Asked by bloonan to Anna, Daniel, Denise, Jesse, Rehemat on 20 Jun 2014.
In theory, I think we are pretty close to do that, maybe 10 or 20 years..?
However, I think the big questions that remain are
1. water! other planets might have huge quantity of methane (like Mars) to take energy from, but without water I am not sure how we can survive there. I am not aware of any valid methodology to solve this issue,
2. do we really want to go there? we’ll be forced to live indoor (no atmosphere like ours on Mars), with very limited supply and no freedom whatsoever, we could just do what the people controlling our technology will allow us to do. do we really want this? It does not seem like a bright perspective, to me.
I think we are now still in time to change our behaviour and limit our damages here on Earth, making Earth a good planet to live in for everybody. I honestly think this should be the priority of science, not the colonization of other planets. What do you think?
Hi bloonan, good question! I come from a lunar petrology background so I am enormous supporter of going back to the Moon before we head further out into space. But that is not the priority for NASA unfortunately. They seem to have the mentality of “been there, done that.” Which is quite unfortunate. Like Anna said, water is very essential not just for humans to survive but also to power the shuttles and equipment that astronauts use in space. And it’s been proven that there is water on the Moon! The Moon could be an extrememly important natural laboratory for understanding human space flight and exploration of other planets, testing out gear and testing how humans react to being in deep space for long periods of time. Mars is a big goal, which NASA says can be accomplished in the 2020s or 2030s. However, the notion that they want to land on a moving asteriod is absolutely ridiculous. I’ve been in a lot of conferences full of lunar and planetary geologists where NASA officials are giving lectures on future missions and one thing is for certain: there are a lot of angry geologists once the lecture is over!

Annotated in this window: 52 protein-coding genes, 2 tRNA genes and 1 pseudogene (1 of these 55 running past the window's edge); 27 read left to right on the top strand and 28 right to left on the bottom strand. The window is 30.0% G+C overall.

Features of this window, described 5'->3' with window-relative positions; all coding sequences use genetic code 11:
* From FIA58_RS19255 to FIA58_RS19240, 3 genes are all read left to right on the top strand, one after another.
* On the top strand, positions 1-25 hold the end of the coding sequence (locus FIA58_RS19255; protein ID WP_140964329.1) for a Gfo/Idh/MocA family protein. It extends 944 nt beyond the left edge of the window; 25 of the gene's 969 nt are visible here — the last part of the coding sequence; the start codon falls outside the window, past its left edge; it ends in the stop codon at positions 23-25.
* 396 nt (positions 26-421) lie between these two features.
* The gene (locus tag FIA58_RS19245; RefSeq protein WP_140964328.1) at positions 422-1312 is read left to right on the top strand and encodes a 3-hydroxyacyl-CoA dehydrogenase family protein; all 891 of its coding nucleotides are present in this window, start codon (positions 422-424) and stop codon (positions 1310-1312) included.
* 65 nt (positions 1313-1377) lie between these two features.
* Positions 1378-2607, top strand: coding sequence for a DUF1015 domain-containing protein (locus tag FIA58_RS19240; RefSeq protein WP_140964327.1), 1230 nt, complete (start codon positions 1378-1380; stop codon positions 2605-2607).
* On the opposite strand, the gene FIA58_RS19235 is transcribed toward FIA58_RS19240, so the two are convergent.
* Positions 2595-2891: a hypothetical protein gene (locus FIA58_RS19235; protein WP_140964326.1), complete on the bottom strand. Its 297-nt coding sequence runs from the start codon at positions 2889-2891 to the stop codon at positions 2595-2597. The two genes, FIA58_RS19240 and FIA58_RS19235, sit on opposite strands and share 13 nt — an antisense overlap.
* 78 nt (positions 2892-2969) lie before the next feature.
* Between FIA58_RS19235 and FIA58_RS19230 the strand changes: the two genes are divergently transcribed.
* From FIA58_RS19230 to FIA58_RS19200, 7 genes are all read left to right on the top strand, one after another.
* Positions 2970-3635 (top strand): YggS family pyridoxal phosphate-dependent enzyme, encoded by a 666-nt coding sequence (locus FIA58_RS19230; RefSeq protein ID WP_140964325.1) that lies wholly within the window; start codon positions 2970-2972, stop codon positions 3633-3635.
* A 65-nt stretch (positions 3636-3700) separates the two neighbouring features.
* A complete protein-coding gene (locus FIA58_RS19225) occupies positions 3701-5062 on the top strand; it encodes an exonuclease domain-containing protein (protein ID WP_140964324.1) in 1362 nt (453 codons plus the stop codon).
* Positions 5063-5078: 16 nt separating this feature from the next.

When will it occur is difficult to know as it will depend on our technology and resources to do it. We may also need a good reason to do it, such as depleting resources on Earth, over population on Earth, high desire to satisfy curiosity and explore. All of these things have happened in the Earth as humans explored different lands and continents. But leaving the planet and settling would be many times more difficult.
The new technology would have to take care of the long distances between planets (2 years just to get to Mars with current technology), water and air, food, different gravity, harmful solar radiation, etc. In addition we would have to deal with psychological issues such as isolation. Few people will feel happy away from others for such a long time. Some people have suggested geoengineering or changing the planet so that it looks more like Earth. This is right now speculation and if it ever happens it would be costly and would take a lot of time. So to me, I don’t see a permanent settlement in another planet for hundreds of years.
I won’t delve very deep into the question, as this was already done by the other scientists, though I believe that we could be able to settle on such planets in the future, depending on the advancement of our technology and resources.
Hope this helps! 🙂
I’m not entirely sure of an exact time frame, but there’s lots of things we have to take into account before going there, like the things that Anna, Jesse, Daniel and Denise have mentioned.
Whilst living on other planets is possible, some don’t have air and food and others won’t have water – this would make it very hard. Also, as life on earth has taken 4.6 billion years adapting to survive it might even take that long to adapt on another planet.
Thanks guys for answering my question. This really helped me expand my view on the entire concept of colonization.
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No problem! 🙂
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